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Whole Foods profit tops estimates

[CHICAGO] Whole Foods Market Inc reported quarterly earnings that topped analysts' estimates after cost-cutting measures helped cushion the blow of slowing sales growth.

Net income was 44 cents a share in the period ended April 10, the Austin, Texas-based company said in a statement on Wednesday. Analysts projected 41 cents, on average.

Whole Foods, which has spent years trying to shed its "Whole Paycheck" image, is reducing expenses to help cut prices at its more than 430 locations. Selling, general and administrative costs were little changed in the quarter, while sales eked out a 1.3 percent gain, rising to US$3.7 billion. Analysts estimated US$3.74 billion.

"Whole Foods is doing a lot to improve its operations, to control its expenses - there's definitely some good things that happened," said Joe Feldman, an analyst at Telsey Advisory Group. "But their issue is they need to drive traffic and drive people into stores to improve sales." The shares rose as much as 3.4 percent to US$29.48 in New York. Through Wednesday's close, Whole Foods had slid 15 per cent this year, while the Standard & Poor's 500 Index gained 0.4 per cent.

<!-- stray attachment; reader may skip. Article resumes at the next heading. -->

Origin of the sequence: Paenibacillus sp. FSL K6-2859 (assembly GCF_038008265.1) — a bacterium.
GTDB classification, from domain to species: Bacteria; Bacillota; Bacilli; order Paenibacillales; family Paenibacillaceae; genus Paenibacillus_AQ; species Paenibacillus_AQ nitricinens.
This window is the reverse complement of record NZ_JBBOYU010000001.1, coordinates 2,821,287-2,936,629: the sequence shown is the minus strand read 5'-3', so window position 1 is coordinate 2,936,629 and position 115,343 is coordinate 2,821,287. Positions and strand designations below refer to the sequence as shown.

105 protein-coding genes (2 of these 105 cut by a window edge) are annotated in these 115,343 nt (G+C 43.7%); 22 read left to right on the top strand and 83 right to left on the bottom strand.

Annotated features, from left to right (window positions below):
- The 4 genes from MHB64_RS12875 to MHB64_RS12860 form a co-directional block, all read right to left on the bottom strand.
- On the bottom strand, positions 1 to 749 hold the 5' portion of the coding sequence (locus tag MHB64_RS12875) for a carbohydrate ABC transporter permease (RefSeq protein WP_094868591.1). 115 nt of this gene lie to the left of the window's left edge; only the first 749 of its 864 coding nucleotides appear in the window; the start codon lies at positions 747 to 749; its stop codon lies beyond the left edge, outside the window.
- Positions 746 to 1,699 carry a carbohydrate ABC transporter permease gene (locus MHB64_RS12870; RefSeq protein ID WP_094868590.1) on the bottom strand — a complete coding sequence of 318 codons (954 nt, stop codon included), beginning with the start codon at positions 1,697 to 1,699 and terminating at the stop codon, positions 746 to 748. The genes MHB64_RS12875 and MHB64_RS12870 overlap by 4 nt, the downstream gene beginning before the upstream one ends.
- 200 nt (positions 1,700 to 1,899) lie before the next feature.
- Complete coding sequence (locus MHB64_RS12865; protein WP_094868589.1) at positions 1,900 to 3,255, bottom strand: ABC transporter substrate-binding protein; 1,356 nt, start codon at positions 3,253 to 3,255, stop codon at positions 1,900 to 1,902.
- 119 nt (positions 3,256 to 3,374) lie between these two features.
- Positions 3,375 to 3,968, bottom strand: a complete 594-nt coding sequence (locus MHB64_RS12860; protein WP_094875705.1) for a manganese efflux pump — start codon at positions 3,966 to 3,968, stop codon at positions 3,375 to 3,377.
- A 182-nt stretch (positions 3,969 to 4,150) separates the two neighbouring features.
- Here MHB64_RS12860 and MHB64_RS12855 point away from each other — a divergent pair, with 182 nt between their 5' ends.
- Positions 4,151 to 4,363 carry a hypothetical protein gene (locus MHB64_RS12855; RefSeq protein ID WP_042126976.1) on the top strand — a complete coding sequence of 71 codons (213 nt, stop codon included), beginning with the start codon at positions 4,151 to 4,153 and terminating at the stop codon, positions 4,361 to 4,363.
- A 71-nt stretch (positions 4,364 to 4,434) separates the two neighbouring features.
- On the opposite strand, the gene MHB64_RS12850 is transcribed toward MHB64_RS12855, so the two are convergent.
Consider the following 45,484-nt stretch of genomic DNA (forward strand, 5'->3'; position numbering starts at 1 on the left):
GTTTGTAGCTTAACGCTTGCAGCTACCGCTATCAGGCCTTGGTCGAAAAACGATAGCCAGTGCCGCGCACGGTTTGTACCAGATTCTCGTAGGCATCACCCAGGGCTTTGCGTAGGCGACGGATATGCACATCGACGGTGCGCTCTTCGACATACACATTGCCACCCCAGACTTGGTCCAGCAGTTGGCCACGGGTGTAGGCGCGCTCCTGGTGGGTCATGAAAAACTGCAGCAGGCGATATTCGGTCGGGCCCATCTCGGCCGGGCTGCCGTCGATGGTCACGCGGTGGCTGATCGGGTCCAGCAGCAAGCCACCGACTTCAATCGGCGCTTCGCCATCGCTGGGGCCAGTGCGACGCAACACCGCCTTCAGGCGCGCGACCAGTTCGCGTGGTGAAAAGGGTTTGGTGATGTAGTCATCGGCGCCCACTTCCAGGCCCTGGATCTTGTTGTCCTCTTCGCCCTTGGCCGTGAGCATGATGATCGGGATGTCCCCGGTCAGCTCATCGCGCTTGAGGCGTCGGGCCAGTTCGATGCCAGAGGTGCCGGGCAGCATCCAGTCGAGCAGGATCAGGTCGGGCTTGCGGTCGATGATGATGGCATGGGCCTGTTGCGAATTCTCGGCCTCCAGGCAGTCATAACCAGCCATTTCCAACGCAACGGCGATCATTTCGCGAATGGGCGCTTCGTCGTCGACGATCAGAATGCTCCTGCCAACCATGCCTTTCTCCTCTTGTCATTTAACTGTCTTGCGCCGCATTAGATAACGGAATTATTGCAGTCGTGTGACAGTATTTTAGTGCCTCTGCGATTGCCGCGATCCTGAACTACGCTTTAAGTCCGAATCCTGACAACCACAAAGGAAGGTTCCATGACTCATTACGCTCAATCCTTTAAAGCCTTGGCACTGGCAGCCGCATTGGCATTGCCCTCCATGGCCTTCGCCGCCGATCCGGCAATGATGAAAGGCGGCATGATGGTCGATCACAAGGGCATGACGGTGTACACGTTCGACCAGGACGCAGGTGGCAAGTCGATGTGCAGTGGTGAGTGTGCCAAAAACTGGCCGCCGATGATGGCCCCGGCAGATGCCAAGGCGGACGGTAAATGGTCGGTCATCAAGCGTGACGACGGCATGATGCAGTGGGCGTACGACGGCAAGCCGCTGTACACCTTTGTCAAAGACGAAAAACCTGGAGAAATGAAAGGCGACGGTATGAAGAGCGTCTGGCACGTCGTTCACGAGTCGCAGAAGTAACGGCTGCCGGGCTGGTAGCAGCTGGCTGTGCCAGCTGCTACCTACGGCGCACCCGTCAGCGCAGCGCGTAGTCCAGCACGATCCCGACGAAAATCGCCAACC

Last year, Whole Foods said it would lower annual costs by US$300 million by the end of fiscal 2017. It eliminated about 2,000 jobs in an effort to trim expenses.

The lower costs have been helping Whole Foods cut prices and offer coupons to better compete with larger supermarket rivals, such as Wal-Mart Stores Inc and Kroger Co, that are selling more organic and natural fare. Cheaper goods, however, have been hurting Whole Foods' revenue. Comparable-store sales dropped 3 per cent last quarter and 1.8 per cent in the previous quarter.

The company lowered its full-year sales forecast, saying revenue would gain as much as 3 per cent, compared with a previous estimate of as much as 5 per cent.

Whole Foods also has been working to introduce a rewards program nationwide to help lock in customers. In February, Co- Chief Executive Officer Walter Robb said the grocery chain is expanding its loyalty test.

BLOOMBERG